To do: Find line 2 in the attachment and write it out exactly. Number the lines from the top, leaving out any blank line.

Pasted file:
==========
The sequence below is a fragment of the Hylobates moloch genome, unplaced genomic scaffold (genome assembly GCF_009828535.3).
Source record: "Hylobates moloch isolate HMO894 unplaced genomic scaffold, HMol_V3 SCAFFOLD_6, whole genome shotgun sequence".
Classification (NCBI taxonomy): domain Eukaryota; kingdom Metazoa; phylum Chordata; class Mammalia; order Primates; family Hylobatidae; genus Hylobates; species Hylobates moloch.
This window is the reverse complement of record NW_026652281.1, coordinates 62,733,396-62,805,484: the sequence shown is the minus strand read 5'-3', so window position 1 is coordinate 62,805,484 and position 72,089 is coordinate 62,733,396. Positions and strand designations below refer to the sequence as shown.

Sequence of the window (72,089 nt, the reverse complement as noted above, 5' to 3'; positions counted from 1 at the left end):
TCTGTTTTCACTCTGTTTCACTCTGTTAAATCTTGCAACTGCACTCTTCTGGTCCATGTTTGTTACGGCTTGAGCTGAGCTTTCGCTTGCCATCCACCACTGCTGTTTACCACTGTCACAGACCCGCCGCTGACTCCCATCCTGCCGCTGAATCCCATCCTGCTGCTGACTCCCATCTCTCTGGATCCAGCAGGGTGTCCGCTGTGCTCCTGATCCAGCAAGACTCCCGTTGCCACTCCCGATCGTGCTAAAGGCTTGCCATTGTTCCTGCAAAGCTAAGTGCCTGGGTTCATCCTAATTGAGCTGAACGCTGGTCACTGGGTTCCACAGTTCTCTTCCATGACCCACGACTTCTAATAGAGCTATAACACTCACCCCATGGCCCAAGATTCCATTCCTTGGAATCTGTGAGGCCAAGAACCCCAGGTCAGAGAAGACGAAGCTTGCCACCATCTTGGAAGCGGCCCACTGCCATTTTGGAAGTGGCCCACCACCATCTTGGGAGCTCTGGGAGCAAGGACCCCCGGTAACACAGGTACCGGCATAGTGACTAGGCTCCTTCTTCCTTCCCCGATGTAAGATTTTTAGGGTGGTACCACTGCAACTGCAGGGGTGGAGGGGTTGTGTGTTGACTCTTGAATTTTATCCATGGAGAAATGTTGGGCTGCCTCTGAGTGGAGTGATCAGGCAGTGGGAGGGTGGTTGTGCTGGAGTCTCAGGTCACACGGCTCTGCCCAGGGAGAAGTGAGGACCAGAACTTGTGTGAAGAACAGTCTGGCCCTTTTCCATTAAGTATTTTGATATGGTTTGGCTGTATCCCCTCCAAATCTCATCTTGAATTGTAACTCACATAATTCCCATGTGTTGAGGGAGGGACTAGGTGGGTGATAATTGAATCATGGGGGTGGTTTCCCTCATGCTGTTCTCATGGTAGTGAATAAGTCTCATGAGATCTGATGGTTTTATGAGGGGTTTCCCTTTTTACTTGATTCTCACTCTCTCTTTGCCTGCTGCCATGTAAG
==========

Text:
Source record: "Hylobates moloch isolate HMO894 unplaced genomic scaffold, HMol_V3 SCAFFOLD_6, whole genome shotgun sequence".